Last year high-quality audio became a hot topic again thanks to musician Neil Young’s Pono, an iPod-esque music player for audiophiles. Now Sony has entered the race, too, with its Walkman ZX2. The company is showing off the device at CES in Las Vegas this week and its expected to cost around $1 100 (around R12 000) when it goes on sale later this week.
The ZX2 is powered by Google’s Android operating system (albeit the older 4.2 Jelly Bean version) and includes 128GB of storage and an SD card slot for adding even more should you so wish. Given the ZX2 is intended for lossless or other uncompressed audio files, that 128GB could fill up pretty fast.
As you’d expect, the new Walkman supports all major high-quality audio formats, including AIFF, Apple Lossless, DSD and FLAC. And what 21st century piece of hardware would be complete without support for Bluetooth and NFC?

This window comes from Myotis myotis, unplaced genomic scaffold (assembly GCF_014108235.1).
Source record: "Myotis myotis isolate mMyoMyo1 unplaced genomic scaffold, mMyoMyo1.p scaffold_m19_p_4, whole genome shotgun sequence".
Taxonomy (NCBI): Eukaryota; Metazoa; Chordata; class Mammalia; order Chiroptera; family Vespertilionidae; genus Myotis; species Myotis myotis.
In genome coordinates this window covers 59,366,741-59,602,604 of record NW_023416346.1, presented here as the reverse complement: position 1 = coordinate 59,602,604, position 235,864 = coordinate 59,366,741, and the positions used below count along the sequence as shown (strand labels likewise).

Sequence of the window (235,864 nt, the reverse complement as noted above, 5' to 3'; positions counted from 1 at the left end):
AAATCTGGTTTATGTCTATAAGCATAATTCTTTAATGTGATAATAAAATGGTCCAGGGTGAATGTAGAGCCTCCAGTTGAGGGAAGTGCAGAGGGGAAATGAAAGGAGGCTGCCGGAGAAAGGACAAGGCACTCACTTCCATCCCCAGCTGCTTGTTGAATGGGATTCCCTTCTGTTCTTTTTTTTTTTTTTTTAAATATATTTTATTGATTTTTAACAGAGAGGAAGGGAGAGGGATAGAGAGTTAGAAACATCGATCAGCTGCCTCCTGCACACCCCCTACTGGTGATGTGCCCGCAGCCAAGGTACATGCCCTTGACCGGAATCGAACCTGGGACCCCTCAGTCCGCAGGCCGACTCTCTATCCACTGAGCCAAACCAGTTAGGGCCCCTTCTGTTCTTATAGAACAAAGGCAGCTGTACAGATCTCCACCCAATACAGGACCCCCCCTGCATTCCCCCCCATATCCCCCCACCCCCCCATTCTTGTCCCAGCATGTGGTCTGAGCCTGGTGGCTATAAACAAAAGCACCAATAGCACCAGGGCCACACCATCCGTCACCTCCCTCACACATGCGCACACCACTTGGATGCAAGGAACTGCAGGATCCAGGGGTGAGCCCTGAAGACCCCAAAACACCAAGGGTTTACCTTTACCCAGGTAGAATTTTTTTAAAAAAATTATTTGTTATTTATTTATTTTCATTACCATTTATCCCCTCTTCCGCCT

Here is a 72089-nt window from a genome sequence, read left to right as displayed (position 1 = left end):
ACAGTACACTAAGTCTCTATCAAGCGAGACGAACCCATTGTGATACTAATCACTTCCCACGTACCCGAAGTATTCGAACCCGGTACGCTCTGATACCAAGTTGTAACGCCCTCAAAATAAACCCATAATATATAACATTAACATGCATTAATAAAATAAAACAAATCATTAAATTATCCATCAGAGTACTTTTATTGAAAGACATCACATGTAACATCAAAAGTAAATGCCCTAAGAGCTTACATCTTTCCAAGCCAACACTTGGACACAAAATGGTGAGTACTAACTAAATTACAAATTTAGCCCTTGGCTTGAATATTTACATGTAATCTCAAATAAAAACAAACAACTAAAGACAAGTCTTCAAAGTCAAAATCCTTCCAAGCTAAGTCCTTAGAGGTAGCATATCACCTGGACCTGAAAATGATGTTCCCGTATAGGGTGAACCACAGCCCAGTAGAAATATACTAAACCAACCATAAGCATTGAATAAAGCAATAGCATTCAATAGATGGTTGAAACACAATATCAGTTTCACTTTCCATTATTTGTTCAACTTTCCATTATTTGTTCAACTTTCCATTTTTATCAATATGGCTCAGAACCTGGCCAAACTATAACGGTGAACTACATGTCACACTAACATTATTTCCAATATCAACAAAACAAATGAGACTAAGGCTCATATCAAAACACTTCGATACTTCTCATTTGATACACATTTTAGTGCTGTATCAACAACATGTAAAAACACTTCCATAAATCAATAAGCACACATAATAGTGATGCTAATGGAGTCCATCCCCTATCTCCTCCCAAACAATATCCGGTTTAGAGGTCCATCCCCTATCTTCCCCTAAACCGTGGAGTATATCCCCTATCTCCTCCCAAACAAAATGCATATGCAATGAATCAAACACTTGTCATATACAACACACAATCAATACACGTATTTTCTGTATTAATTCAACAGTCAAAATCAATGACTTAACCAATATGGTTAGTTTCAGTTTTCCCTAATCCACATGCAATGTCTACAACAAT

But what’s the fuss about these filetypes? What happened to good old MP3s? In the same way a 720p video file is less detailed than a full HD one, MP3s compress audio and throw out some of the finer details in the process. MP3s might be good enough for those of us who just want to be able to store tons of music on our phones, but audiophiles will tell you that high-quality audio files sound richer, fuller and more accurately replicate the sound captured in studio at the time of recording.
If that sort of thing matters to you the new Walkman may be exactly what you’ve been waiting for, but its hefty price tag is only the start: high-quality sound doesn’t come cheap. In addition you’ll need a set of top-notch headphones and suitably high-quality audio files to actually play on the thing, which could mean buying your music again in a lossless format or re-ripping your CD collection at a suitable bitrate.
The original cassette-tape-playing Walkman was a design classic and category defining device. The ZX2 may share the Walkman name but, given its niche target market, don’t expect it to achieve the same sort of uptake.